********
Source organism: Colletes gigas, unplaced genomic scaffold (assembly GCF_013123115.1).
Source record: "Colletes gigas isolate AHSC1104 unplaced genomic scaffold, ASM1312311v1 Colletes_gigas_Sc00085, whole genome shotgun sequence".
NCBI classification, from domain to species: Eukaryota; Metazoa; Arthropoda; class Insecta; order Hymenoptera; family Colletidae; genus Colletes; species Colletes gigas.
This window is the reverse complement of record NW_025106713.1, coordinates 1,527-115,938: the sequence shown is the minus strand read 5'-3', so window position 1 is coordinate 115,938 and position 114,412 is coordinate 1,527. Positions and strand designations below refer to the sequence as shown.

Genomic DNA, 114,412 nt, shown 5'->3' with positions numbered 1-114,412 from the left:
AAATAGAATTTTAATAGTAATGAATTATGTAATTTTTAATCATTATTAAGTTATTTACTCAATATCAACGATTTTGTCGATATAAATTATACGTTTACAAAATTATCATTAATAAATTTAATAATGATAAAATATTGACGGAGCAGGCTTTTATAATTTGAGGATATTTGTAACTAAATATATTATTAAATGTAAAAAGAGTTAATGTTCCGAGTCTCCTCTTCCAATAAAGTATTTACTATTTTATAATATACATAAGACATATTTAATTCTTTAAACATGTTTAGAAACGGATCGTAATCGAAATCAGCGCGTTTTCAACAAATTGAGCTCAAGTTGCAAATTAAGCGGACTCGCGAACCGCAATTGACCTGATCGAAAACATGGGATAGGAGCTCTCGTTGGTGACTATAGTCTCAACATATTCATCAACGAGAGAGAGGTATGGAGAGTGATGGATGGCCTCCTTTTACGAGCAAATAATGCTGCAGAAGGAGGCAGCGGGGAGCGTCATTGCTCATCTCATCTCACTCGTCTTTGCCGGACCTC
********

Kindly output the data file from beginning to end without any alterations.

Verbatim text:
Source organism: Colletes gigas, unplaced genomic scaffold (assembly GCF_013123115.1).
Source record: "Colletes gigas isolate AHSC1104 unplaced genomic scaffold, ASM1312311v1 Colletes_gigas_Sc00085, whole genome shotgun sequence".
NCBI classification, from domain to species: Eukaryota; Metazoa; Arthropoda; class Insecta; order Hymenoptera; family Colletidae; genus Colletes; species Colletes gigas.
This window is the reverse complement of record NW_025106713.1, coordinates 1,527-115,938: the sequence shown is the minus strand read 5'-3', so window position 1 is coordinate 115,938 and position 114,412 is coordinate 1,527. Positions and strand designations below refer to the sequence as shown.

Genomic DNA, 114,412 nt, shown 5'->3' with positions numbered 1-114,412 from the left:
AAATAGAATTTTAATAGTAATGAATTATGTAATTTTTAATCATTATTAAGTTATTTACTCAATATCAACGATTTTGTCGATATAAATTATACGTTTACAAAATTATCATTAATAAATTTAATAATGATAAAATATTGACGGAGCAGGCTTTTATAATTTGAGGATATTTGTAACTAAATATATTATTAAATGTAAAAAGAGTTAATGTTCCGAGTCTCCTCTTCCAATAAAGTATTTACTATTTTATAATATACATAAGACATATTTAATTCTTTAAACATGTTTAGAAACGGATCGTAATCGAAATCAGCGCGTTTTCAACAAATTGAGCTCAAGTTGCAAATTAAGCGGACTCGCGAACCGCAATTGACCTGATCGAAAACATGGGATAGGAGCTCTCGTTGGTGACTATAGTCTCAACATATTCATCAACGAGAGAGAGGTATGGAGAGTGATGGATGGCCTCCTTTTACGAGCAAATAATGCTGCAGAAGGAGGCAGCGGGGAGCGTCATTGCTCATCTCATCTCACTCGTCTTTGCCGGACCTC